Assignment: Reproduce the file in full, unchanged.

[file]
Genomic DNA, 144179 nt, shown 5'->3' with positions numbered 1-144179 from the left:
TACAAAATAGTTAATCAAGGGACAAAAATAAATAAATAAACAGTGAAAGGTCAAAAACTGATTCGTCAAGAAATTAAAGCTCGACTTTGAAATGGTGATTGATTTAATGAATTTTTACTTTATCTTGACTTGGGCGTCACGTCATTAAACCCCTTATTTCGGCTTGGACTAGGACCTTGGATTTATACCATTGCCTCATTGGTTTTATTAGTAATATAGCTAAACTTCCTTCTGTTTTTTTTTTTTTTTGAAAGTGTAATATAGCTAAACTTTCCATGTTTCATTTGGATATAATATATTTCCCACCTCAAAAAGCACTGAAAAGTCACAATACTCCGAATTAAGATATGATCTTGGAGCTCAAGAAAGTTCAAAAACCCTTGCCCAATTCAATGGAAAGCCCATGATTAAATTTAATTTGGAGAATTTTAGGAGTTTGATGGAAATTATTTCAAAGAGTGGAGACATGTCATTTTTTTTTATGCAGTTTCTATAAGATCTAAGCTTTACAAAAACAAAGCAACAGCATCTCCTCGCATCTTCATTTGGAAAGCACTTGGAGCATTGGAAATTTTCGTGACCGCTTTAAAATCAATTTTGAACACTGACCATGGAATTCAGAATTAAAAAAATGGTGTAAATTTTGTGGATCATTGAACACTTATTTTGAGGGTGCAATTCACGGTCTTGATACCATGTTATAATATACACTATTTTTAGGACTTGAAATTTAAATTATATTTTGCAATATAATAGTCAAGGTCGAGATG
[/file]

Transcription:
Genomic DNA, 144179 nt, shown 5'->3' with positions numbered 1-144179 from the left:
TACAAAATAGTTAATCAAGGGACAAAAATAAATAAATAAACAGTGAAAGGTCAAAAACTGATTCGTCAAGAAATTAAAGCTCGACTTTGAAATGGTGATTGATTTAATGAATTTTTACTTTATCTTGACTTGGGCGTCACGTCATTAAACCCCTTATTTCGGCTTGGACTAGGACCTTGGATTTATACCATTGCCTCATTGGTTTTATTAGTAATATAGCTAAACTTCCTTCTGTTTTTTTTTTTTTTTGAAAGTGTAATATAGCTAAACTTTCCATGTTTCATTTGGATATAATATATTTCCCACCTCAAAAAGCACTGAAAAGTCACAATACTCCGAATTAAGATATGATCTTGGAGCTCAAGAAAGTTCAAAAACCCTTGCCCAATTCAATGGAAAGCCCATGATTAAATTTAATTTGGAGAATTTTAGGAGTTTGATGGAAATTATTTCAAAGAGTGGAGACATGTCATTTTTTTTTATGCAGTTTCTATAAGATCTAAGCTTTACAAAAACAAAGCAACAGCATCTCCTCGCATCTTCATTTGGAAAGCACTTGGAGCATTGGAAATTTTCGTGACCGCTTTAAAATCAATTTTGAACACTGACCATGGAATTCAGAATTAAAAAAATGGTGTAAATTTTGTGGATCATTGAACACTTATTTTGAGGGTGCAATTCACGGTCTTGATACCATGTTATAATATACACTATTTTTAGGACTTGAAATTTAAATTATATTTTGCAATATAATAGTCAAGGTCGAGATG